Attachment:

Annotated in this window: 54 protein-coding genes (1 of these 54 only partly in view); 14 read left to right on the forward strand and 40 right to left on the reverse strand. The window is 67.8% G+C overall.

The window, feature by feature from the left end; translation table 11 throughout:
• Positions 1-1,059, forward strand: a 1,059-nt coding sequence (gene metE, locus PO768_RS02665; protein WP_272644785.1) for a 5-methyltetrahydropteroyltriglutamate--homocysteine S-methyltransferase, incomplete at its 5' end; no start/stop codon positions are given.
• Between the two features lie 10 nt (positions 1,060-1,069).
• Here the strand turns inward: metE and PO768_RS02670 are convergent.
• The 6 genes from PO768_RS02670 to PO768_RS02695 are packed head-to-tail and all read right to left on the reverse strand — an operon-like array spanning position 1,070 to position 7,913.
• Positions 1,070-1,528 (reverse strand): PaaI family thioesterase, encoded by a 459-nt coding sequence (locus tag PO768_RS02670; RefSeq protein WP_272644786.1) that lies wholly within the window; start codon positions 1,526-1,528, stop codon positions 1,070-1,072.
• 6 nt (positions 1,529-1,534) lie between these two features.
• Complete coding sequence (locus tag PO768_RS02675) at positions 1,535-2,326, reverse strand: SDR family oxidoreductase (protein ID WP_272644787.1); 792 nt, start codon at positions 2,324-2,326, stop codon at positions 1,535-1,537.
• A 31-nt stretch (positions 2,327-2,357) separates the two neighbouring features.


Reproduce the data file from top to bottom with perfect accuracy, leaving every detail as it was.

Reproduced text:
Annotated in this window: 54 protein-coding genes (1 of these 54 only partly in view); 14 read left to right on the forward strand and 40 right to left on the reverse strand. The window is 67.8% G+C overall.

The window, feature by feature from the left end; translation table 11 throughout:
• Positions 1-1,059, forward strand: a 1,059-nt coding sequence (gene metE, locus PO768_RS02665; protein WP_272644785.1) for a 5-methyltetrahydropteroyltriglutamate--homocysteine S-methyltransferase, incomplete at its 5' end; no start/stop codon positions are given.
• Between the two features lie 10 nt (positions 1,060-1,069).
• Here the strand turns inward: metE and PO768_RS02670 are convergent.
• The 6 genes from PO768_RS02670 to PO768_RS02695 are packed head-to-tail and all read right to left on the reverse strand — an operon-like array spanning position 1,070 to position 7,913.
• Positions 1,070-1,528 (reverse strand): PaaI family thioesterase, encoded by a 459-nt coding sequence (locus tag PO768_RS02670; RefSeq protein WP_272644786.1) that lies wholly within the window; start codon positions 1,526-1,528, stop codon positions 1,070-1,072.
• 6 nt (positions 1,529-1,534) lie between these two features.
• Complete coding sequence (locus tag PO768_RS02675) at positions 1,535-2,326, reverse strand: SDR family oxidoreductase (protein ID WP_272644787.1); 792 nt, start codon at positions 2,324-2,326, stop codon at positions 1,535-1,537.
• A 31-nt stretch (positions 2,327-2,357) separates the two neighbouring features.